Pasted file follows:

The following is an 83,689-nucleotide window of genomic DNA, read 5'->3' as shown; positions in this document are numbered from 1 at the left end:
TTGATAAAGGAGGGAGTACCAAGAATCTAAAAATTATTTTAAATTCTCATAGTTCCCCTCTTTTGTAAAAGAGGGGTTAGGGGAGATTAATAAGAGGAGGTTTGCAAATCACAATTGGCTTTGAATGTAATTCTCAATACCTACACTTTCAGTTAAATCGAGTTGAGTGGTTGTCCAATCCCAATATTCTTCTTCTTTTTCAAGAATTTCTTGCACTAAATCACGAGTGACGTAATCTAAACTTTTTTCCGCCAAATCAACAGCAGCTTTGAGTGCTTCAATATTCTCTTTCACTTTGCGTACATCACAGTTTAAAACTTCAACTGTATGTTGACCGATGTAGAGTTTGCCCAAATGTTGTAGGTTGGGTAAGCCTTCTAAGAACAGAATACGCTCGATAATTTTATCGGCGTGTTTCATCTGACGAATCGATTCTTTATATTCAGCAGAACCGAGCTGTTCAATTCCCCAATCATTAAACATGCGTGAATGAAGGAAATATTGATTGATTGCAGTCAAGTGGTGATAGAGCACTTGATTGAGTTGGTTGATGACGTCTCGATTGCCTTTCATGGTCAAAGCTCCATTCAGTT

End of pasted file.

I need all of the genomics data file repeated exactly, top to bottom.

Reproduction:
The following is an 83,689-nucleotide window of genomic DNA, read 5'->3' as shown; positions in this document are numbered from 1 at the left end:
TTGATAAAGGAGGGAGTACCAAGAATCTAAAAATTATTTTAAATTCTCATAGTTCCCCTCTTTTGTAAAAGAGGGGTTAGGGGAGATTAATAAGAGGAGGTTTGCAAATCACAATTGGCTTTGAATGTAATTCTCAATACCTACACTTTCAGTTAAATCGAGTTGAGTGGTTGTCCAATCCCAATATTCTTCTTCTTTTTCAAGAATTTCTTGCACTAAATCACGAGTGACGTAATCTAAACTTTTTTCCGCCAAATCAACAGCAGCTTTGAGTGCTTCAATATTCTCTTTCACTTTGCGTACATCACAGTTTAAAACTTCAACTGTATGTTGACCGATGTAGAGTTTGCCCAAATGTTGTAGGTTGGGTAAGCCTTCTAAGAACAGAATACGCTCGATAATTTTATCGGCGTGTTTCATCTGACGAATCGATTCTTTATATTCAGCAGAACCGAGCTGTTCAATTCCCCAATCATTAAACATGCGTGAATGAAGGAAATATTGATTGATTGCAGTCAAGTGGTGATAGAGCACTTGATTGAGTTGGTTGATGACGTCTCGATTGCCTTTCATGGTCAAAGCTCCATTCAGTT